Published March 2002
Dear Carl & Lorena,
You guys are my heroes; I read your book after my first trip to Mexico about 12 years ago and have re-read it countless times. Just like trips to Mexico - I always want to do it again!
I am attaching an article about staying in a palm thatched Mayan casita on the beach of the Boca Paila peninsula. Although located on the Caribbean coast of Mexico only two hours south of Cancun, it is a world away -- simply heaven!
Passing Through Cancun
On the way to Cancun with a plane full of graduating high school seniors, we felt as out of place as Yanni fans at a Limp Bizkit concert. Fortunately our final destination was not one of the mega-resorts in Cancun where the high schoolers were going. Where we were headed there are no laser lighted nightclubs, no glass and marble shopping malls, no beach activity directors, and no beer drinking contests. In fact, there is no electricity, no air conditioning, no phones or television, and no paved roads. But what you will find here are romantic Maya style casitas with palm thatched roofs set right at the waters edge, miles of pristine beach, and an exotic mixture of nature, history, and culture.
We picked up our rental car at the Cancun airport and headed south on the flat, straight Highway 307. In less than two hours, just past the ruins of Tulum, we reached a crossroad with Boca Paila to the left and Coba to the right. Turning left we went about 2 kilometers until the paved road ended at the beach. To the right down a narrow, sandy road we found our rustic little piece of nirvana. Of the several small hotels we chose the cabañas Las Conchita. Although the facilities are basic, there were all the necessities one would need. About fifty feet from our hotel was a casa de cambio for changing our dollars to pesos, several beachfront restaurants, a tiny grocery store with bottled water, drinks and snacks, and a long expanse of almost deserted beach with small coves and rocky points.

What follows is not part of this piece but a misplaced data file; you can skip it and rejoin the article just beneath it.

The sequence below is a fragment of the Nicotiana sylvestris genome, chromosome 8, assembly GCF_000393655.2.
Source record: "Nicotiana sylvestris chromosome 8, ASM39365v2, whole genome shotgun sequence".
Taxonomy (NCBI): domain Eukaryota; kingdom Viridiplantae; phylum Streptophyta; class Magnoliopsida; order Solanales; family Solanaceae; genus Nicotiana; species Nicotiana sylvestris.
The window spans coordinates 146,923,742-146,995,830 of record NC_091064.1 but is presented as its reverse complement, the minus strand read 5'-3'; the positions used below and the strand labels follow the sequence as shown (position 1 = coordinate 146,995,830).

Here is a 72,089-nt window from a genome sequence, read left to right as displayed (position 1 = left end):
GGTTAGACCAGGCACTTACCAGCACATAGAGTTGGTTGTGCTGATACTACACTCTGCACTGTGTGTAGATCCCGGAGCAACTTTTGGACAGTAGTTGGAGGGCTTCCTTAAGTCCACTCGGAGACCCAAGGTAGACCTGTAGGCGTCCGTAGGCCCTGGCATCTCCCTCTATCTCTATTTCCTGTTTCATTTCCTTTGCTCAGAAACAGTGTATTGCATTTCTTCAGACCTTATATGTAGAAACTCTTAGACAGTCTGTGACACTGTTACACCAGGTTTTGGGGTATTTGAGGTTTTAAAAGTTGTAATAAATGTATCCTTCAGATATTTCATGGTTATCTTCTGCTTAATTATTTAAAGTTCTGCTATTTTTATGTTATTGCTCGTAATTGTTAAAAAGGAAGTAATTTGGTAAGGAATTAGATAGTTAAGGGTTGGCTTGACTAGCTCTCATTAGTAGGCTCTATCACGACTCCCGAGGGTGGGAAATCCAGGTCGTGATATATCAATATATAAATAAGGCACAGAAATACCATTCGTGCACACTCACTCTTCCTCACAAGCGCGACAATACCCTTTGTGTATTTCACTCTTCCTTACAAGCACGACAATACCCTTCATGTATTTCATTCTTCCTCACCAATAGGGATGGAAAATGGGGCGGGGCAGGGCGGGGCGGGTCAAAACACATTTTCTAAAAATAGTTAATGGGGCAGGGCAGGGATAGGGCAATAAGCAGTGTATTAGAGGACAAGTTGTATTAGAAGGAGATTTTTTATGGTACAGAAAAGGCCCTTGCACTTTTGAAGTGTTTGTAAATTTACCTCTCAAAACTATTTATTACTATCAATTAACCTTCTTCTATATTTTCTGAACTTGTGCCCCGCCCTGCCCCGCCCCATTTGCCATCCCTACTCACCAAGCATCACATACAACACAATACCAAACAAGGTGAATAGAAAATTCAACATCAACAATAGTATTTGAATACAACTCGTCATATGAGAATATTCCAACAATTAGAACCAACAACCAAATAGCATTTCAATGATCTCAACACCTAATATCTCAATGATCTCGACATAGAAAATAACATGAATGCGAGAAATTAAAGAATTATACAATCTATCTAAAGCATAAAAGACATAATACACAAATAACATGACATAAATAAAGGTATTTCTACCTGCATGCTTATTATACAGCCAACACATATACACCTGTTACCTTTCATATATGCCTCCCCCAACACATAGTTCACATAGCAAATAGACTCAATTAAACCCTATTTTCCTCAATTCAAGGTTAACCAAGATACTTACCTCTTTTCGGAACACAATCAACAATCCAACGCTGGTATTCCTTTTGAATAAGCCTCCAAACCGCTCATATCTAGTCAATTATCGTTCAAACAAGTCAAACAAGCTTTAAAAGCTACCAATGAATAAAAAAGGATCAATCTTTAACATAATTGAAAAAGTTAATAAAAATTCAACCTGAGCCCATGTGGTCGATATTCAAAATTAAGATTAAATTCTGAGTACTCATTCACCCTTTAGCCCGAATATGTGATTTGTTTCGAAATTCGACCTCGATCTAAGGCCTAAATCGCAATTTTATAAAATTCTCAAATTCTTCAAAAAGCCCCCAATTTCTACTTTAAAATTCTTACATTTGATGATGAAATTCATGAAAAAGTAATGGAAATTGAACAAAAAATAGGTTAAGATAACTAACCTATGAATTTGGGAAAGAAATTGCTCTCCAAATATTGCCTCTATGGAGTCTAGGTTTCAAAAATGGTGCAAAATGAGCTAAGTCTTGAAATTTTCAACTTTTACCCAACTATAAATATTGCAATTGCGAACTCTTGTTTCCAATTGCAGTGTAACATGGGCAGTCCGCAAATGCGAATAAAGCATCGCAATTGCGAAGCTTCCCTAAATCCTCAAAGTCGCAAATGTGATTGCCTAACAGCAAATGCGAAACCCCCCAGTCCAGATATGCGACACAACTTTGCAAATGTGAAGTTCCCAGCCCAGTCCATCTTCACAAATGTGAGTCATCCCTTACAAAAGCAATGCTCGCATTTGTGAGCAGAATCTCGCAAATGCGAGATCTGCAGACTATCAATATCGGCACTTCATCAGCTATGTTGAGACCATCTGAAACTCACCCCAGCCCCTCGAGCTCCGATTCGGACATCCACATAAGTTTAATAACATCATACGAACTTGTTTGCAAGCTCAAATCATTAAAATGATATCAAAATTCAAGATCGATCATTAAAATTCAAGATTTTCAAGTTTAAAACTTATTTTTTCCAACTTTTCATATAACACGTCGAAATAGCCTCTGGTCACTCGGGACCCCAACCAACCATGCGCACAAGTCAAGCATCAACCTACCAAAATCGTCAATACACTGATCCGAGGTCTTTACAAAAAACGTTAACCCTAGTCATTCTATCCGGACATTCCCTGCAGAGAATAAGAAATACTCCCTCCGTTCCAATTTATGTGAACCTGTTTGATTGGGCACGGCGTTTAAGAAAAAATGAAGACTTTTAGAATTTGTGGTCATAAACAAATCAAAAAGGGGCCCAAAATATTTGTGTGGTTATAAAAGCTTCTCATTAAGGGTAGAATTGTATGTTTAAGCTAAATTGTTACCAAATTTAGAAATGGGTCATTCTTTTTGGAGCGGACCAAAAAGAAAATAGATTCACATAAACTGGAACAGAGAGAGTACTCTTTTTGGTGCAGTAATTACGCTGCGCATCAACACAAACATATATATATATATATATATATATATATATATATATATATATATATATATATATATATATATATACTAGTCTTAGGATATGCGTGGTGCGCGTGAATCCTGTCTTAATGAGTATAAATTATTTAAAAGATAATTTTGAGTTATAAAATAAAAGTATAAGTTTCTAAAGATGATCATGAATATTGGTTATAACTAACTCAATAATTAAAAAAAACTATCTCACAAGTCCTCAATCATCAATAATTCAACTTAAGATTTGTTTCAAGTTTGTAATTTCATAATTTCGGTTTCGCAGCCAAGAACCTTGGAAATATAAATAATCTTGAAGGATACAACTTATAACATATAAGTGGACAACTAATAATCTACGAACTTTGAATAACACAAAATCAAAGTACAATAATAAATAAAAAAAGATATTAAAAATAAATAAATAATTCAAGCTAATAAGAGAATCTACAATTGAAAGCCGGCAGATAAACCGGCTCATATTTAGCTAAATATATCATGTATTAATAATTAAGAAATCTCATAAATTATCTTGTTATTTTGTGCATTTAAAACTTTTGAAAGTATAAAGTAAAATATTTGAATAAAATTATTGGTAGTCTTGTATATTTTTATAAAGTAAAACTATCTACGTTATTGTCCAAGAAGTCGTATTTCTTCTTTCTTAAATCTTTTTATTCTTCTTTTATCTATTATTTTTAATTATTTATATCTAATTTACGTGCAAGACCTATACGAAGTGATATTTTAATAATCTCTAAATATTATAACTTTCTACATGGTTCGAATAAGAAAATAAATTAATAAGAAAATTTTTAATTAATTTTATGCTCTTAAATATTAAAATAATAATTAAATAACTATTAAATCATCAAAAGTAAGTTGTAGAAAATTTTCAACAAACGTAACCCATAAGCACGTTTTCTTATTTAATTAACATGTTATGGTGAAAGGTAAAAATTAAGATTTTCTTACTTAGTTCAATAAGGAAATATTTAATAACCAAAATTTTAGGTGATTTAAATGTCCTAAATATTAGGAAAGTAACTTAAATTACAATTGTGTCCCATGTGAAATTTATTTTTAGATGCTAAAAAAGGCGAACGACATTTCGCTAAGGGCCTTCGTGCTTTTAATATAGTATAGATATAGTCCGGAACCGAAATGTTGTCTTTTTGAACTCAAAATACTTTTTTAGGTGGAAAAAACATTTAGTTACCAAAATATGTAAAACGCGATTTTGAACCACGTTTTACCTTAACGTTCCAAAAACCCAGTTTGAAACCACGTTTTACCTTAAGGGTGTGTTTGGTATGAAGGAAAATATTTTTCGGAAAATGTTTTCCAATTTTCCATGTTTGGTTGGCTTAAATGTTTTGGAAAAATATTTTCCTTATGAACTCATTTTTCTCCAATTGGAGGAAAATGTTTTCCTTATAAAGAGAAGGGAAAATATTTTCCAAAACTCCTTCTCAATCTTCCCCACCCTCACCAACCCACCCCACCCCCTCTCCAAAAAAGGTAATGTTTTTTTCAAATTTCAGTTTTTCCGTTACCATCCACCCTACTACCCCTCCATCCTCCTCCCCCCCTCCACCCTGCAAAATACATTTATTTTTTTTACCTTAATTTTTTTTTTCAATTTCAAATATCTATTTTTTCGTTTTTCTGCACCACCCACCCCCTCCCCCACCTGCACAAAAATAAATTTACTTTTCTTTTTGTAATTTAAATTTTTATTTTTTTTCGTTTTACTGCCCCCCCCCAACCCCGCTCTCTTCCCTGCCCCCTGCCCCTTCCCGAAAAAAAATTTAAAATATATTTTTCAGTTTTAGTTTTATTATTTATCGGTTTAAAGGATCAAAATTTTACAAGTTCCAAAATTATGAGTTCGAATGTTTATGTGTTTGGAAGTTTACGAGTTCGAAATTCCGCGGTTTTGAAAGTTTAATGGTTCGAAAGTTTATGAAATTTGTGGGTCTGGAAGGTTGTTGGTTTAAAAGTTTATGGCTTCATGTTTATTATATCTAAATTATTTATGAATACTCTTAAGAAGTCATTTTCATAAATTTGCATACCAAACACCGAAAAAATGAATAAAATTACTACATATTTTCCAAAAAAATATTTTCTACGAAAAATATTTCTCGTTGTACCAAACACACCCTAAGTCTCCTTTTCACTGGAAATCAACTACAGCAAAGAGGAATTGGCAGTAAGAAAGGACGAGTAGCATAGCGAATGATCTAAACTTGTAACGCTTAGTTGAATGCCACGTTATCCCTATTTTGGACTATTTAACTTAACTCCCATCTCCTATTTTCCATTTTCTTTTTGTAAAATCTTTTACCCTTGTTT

Jorge, the hotel owner, graciously showed us all the available cabañas
and allowed us to choose the one we wanted. There were eight units set in a "U" shape facing the beach. We chose cabaña #1, a round, pastel colored, adobe house, barely twenty steps from the water. Big, rough-hewn tree trunks held up the palapa roof and furnishings included a king size bed, draped with mosquito netting, a hand carved wooden desk and chair, lots of candles, a private bathroom, and best of all, a shady terrace with a hammock.
The nightlife in Cancun is hot, but the words took on a totally different meaning the first night in our beachside casita. Although the windows were open there was hardly a breeze. The air was oppressively hot, heavy and humid. Unfortunately we were visiting during June, one of the warmest and rainiest months of the year. The mosquito netting seemed to trap our hot breath and body heat as we lay flat on our backs in bed like two half melted gumbies. I lay without moving for what seemed like forever when, along with the sound of a wave washing up on the beach, I felt the tiniest breeze waft up just to my toes then retreat. I waited expectantly for the next wave and gradually the sound of the surf increased along with the waves of cool air until I finally drifted off to sleep.